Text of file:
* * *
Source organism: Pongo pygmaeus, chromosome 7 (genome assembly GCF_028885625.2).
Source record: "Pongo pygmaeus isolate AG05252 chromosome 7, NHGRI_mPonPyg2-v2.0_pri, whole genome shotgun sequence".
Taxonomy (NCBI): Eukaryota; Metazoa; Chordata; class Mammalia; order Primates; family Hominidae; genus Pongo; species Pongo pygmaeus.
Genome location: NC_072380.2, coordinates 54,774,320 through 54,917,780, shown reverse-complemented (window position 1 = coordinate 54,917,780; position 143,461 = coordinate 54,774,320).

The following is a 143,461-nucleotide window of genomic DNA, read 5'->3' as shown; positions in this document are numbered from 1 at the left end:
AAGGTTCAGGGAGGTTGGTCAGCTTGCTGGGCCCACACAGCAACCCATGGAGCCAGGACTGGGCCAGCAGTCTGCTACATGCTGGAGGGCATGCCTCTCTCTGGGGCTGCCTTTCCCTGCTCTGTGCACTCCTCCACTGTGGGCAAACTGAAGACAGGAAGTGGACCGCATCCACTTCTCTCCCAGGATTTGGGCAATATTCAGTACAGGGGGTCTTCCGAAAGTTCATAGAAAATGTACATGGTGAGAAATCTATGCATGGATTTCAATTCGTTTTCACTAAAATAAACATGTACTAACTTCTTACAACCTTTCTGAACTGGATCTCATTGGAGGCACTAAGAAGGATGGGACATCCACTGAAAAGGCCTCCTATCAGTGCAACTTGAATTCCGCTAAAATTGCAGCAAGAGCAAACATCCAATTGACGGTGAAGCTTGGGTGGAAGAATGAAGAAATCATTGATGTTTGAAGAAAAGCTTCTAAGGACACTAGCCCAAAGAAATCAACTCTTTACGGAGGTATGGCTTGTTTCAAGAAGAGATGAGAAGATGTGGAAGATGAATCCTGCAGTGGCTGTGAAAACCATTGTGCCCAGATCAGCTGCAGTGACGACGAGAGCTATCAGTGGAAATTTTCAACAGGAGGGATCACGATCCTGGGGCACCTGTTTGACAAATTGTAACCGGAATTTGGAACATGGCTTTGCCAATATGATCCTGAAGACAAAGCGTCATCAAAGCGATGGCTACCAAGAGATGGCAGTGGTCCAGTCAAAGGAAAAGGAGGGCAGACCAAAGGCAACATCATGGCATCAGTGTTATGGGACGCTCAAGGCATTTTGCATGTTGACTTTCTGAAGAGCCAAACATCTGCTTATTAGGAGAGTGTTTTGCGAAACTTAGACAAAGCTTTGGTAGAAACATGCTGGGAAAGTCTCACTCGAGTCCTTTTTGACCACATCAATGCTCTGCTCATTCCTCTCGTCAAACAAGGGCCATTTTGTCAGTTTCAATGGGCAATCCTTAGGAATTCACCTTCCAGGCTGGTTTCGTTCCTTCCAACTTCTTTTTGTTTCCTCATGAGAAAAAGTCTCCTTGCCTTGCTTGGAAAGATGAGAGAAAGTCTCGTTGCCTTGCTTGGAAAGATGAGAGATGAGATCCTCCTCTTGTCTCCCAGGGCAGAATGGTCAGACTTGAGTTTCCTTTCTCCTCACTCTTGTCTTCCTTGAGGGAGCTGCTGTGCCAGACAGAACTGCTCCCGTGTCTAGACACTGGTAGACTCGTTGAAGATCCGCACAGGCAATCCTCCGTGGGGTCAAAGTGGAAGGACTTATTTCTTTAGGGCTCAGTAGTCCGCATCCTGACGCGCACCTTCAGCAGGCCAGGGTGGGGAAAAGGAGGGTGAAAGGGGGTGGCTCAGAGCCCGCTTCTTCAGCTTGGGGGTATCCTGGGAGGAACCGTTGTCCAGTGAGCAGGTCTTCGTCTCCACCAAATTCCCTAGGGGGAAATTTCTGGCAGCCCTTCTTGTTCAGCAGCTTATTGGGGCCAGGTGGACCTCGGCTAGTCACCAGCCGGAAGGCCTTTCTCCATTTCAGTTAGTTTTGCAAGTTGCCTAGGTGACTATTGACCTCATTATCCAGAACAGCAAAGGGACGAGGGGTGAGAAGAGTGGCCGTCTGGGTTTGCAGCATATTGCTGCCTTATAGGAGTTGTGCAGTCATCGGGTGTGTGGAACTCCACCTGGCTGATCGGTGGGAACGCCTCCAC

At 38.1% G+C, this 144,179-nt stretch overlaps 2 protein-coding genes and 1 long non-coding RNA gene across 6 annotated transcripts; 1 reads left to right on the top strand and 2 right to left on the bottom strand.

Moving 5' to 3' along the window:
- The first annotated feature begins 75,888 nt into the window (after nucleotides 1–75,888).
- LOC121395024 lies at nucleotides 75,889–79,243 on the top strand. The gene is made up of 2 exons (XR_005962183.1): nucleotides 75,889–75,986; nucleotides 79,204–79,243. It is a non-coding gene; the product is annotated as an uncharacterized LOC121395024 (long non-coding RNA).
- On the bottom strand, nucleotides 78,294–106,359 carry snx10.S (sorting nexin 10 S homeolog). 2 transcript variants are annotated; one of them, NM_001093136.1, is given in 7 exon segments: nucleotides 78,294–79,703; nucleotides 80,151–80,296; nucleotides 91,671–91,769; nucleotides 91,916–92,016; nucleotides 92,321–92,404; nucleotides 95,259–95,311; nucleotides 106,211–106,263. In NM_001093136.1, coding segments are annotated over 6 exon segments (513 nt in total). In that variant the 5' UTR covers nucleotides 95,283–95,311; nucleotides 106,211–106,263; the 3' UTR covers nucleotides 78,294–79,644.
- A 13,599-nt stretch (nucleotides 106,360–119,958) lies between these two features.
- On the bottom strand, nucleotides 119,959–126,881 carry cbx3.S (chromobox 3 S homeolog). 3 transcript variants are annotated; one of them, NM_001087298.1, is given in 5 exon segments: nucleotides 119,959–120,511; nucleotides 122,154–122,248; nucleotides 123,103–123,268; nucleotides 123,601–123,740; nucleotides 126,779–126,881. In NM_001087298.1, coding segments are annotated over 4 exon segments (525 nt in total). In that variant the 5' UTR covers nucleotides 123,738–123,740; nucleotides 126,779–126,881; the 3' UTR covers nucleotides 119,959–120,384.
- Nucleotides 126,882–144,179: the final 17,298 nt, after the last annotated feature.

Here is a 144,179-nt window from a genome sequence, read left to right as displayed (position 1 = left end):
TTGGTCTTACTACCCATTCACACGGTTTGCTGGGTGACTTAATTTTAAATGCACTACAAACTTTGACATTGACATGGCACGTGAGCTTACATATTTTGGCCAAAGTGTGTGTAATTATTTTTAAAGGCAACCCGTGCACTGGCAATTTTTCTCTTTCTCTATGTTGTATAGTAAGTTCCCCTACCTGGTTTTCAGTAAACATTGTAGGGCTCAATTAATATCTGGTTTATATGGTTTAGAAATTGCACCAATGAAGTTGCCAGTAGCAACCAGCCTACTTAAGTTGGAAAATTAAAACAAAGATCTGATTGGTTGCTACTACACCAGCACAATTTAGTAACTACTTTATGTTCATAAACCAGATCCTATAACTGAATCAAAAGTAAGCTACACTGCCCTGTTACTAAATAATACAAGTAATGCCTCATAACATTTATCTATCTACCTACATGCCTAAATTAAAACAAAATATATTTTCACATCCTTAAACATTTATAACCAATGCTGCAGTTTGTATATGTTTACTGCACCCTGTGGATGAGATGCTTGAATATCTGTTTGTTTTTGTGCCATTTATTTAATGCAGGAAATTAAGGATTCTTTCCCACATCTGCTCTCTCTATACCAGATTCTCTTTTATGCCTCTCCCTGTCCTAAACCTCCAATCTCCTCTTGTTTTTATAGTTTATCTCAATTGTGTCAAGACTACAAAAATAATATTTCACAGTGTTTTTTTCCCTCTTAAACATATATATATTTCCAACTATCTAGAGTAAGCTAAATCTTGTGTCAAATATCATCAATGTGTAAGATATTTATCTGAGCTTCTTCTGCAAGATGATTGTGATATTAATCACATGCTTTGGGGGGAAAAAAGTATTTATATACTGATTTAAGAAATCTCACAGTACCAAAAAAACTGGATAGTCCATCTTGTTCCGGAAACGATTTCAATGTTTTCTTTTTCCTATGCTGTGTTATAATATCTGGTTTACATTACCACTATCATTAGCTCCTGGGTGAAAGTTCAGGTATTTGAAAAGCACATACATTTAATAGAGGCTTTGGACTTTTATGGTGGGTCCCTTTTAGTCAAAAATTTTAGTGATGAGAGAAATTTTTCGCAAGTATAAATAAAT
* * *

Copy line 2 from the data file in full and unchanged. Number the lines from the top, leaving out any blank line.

Source record: "Pongo pygmaeus isolate AG05252 chromosome 7, NHGRI_mPonPyg2-v2.0_pri, whole genome shotgun sequence".